The future of financial planning software

The top tier of the financial planning software market today is something of a duopoly, with Fidelity’s eMoney and Envestnet’s MoneyGuidePro hoarding the vast majority of the industry’s market share.

Into this environment comes the next generation of planning software, many of which aim to support advisors serving more specific client needs. After all, since many advisors are reasonably happy with their current providers, the need for a major new competitor is dubious, some experts say. 

‘We don’t need another MoneyGuidePro or eMoney,’ fintech consultant Gavin Spitzner told Citywire.

Take College Aid Pro, for example, which specializes in preparing clients for the decumulation event of sending children to college. Or InterGen Data, which uses demographic data such as a family history of certain diseases to calculate the probability a client will undergo a certain life event, then helps them incorporate that possibility into their financial plan. Holistiplan has enjoyed growth alongside its development as a leader in the tax planning niche. Some providers, like FP Alpha, even tout AI and machine-learning capabilities that give their software an ability to learn over time, refining the proactive planning recommendations that it provides based on each decision made by the client or advisor.

Still, some software developers are taking aim at the Goliaths of the space. Among them is attractively priced RightCapital, the third-biggest player with nearly 10% market share, according to the latest T3 and Inside Information advisor software survey. Orion, with around 6.5% market share, is looking to compete by offering its financial planning software, which it acquired from Advizr, to its advisors for free.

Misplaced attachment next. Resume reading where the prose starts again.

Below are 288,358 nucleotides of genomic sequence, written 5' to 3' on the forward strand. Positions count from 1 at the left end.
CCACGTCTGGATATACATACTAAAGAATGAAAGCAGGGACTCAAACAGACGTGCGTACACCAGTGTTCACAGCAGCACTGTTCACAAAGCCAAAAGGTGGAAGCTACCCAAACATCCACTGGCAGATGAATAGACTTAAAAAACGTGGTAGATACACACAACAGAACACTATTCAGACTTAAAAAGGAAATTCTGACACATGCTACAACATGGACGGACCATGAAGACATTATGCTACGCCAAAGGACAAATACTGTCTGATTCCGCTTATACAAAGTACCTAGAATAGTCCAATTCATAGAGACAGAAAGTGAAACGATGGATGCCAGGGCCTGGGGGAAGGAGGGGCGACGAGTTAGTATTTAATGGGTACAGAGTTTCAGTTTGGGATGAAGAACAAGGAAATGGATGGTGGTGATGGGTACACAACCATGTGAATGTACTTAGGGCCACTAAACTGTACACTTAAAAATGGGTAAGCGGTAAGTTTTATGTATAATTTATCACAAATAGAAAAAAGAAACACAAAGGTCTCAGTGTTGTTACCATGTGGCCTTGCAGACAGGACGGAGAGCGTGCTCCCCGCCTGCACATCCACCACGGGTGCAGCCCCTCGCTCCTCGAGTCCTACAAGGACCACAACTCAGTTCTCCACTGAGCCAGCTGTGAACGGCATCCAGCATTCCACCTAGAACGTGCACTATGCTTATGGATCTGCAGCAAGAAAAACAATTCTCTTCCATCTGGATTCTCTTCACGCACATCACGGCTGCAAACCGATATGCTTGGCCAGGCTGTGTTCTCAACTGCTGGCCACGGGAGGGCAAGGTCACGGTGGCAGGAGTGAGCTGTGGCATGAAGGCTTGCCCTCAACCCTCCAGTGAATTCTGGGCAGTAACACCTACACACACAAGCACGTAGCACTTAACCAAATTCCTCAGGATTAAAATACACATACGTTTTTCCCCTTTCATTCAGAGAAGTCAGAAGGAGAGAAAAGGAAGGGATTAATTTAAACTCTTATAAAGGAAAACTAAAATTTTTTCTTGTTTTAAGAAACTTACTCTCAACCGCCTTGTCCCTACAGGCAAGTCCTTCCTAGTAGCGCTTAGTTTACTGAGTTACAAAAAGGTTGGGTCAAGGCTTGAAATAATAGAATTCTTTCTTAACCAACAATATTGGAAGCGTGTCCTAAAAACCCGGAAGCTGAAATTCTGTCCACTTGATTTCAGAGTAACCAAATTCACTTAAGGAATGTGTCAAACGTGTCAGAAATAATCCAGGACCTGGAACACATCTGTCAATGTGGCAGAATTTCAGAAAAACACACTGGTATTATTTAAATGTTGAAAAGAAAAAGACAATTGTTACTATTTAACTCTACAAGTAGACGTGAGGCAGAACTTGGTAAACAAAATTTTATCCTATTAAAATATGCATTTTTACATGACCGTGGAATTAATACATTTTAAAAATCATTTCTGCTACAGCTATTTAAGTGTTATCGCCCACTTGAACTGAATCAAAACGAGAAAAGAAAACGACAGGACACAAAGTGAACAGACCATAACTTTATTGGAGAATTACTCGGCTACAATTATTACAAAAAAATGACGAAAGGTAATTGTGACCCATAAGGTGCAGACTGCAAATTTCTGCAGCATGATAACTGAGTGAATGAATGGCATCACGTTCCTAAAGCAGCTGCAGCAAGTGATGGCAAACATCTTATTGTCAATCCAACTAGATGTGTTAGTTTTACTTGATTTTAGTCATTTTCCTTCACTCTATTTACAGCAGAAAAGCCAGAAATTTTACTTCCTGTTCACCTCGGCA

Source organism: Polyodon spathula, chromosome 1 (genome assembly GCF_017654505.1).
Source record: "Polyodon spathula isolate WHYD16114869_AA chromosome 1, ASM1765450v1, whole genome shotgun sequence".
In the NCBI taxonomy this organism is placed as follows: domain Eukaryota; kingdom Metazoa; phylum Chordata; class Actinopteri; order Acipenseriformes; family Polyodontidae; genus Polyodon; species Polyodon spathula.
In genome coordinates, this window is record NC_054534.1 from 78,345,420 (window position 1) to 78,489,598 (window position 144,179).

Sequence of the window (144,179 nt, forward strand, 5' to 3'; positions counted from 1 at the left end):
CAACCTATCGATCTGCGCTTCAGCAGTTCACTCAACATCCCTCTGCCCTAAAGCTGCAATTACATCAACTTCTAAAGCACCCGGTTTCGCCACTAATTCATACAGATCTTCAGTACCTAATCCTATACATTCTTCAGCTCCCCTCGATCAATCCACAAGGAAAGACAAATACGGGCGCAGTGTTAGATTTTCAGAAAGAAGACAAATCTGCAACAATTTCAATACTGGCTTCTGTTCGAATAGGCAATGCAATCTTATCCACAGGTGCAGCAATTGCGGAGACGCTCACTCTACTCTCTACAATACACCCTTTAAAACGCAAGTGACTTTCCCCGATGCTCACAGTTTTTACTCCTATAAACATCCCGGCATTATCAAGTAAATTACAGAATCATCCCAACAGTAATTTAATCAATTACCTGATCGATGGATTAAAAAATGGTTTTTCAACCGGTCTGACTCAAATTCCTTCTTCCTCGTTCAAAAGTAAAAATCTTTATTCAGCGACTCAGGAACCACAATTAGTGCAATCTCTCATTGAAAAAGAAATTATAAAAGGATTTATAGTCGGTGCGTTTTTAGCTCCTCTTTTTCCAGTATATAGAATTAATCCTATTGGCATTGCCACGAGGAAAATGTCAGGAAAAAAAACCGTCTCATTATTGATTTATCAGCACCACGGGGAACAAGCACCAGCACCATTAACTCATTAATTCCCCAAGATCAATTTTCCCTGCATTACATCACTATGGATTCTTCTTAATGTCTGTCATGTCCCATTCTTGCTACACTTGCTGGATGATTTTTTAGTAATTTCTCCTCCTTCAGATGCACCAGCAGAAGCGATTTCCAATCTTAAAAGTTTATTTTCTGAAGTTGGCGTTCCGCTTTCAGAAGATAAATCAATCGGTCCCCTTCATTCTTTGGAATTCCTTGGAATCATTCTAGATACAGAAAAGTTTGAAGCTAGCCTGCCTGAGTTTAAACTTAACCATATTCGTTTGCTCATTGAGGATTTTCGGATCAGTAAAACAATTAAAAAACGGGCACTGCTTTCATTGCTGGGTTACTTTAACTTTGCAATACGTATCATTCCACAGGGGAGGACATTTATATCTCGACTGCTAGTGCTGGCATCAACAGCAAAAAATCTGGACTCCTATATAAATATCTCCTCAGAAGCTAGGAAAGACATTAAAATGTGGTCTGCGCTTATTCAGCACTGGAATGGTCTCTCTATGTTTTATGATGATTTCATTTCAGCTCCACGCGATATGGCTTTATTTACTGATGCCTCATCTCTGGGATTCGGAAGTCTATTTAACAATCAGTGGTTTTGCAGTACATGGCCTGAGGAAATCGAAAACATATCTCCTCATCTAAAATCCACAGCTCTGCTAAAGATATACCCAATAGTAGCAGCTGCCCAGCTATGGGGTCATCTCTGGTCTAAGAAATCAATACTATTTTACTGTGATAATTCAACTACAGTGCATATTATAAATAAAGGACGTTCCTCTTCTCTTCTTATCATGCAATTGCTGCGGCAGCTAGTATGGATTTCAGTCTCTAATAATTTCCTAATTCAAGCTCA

Whether any of these new players will be able to capture significant market share from the titans atop the charts remains to be seen.

The major players

According to the T3 survey, eMoney and MoneyGuidePro together account for a whopping 73% of the planning software market’s share.

Spitzner said he believes the two incumbents have done an excellent job in creating a baseline standard for planning software but might be too broad and focused on retirement for the modern client, who generally wants a more customized, personalized service.

‘Their basic functions of financial planning are fine and the math works, but it’s all very left-brain-oriented,’ Spitzner said. ‘I’m not sure they’re doing enough to drive ongoing engagement from clients.’

In a Citywire interview earlier this year, eMoney’s outspoken founder Edmond Walters put it more bluntly. ‘They’re a Betamax,’ he lamented about his creation, owned by Fidelity since 2015. ‘The product hasn’t gotten anywhere.’

Walters has gone so far as to work with Envestnet to build an estate planning tool for MoneyGuidePro.

Meanwhile, T3 president Joel Bruckenstein said that Fidelity and Envestnet ‘both have their ear to the ground as far as what the market wants.’

‘As long as the current leadership remains in place, they’ll continue to innovate,’ he said.

Watch and learn

In this context, innovation often means following the examples set by younger, hungrier, more specialized, and more nimble firms.

‘Most of the innovation eMoney and Envestnet are doing is around things customers are demanding. A lot of it is filling in the gaps,’ Bruckenstein said. Both firms, for example, added insurance services, while eMoney added marketing.